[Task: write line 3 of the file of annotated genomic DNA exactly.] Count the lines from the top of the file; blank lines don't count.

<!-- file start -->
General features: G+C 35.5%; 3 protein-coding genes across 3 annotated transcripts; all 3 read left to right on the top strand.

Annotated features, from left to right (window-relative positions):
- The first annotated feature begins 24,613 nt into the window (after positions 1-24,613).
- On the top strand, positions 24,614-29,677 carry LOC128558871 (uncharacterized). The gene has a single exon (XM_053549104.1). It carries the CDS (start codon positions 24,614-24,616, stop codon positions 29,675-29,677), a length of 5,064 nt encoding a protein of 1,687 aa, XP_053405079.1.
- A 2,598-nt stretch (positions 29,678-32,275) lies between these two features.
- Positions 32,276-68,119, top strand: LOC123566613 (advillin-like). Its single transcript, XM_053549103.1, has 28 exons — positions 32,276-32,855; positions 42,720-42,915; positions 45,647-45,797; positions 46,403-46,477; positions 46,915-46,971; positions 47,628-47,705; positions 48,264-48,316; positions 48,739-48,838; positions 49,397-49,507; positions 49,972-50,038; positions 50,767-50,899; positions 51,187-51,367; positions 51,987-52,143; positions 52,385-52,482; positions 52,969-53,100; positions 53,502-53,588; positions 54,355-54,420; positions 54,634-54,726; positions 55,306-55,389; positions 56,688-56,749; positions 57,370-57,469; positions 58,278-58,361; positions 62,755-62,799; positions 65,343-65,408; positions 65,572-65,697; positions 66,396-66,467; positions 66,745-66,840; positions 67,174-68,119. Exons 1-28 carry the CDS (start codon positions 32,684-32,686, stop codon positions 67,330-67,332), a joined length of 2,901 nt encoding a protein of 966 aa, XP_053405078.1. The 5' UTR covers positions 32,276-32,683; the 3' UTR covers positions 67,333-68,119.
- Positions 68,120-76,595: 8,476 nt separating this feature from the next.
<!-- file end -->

- The first annotated feature begins 24,613 nt into the window (after positions 1-24,613).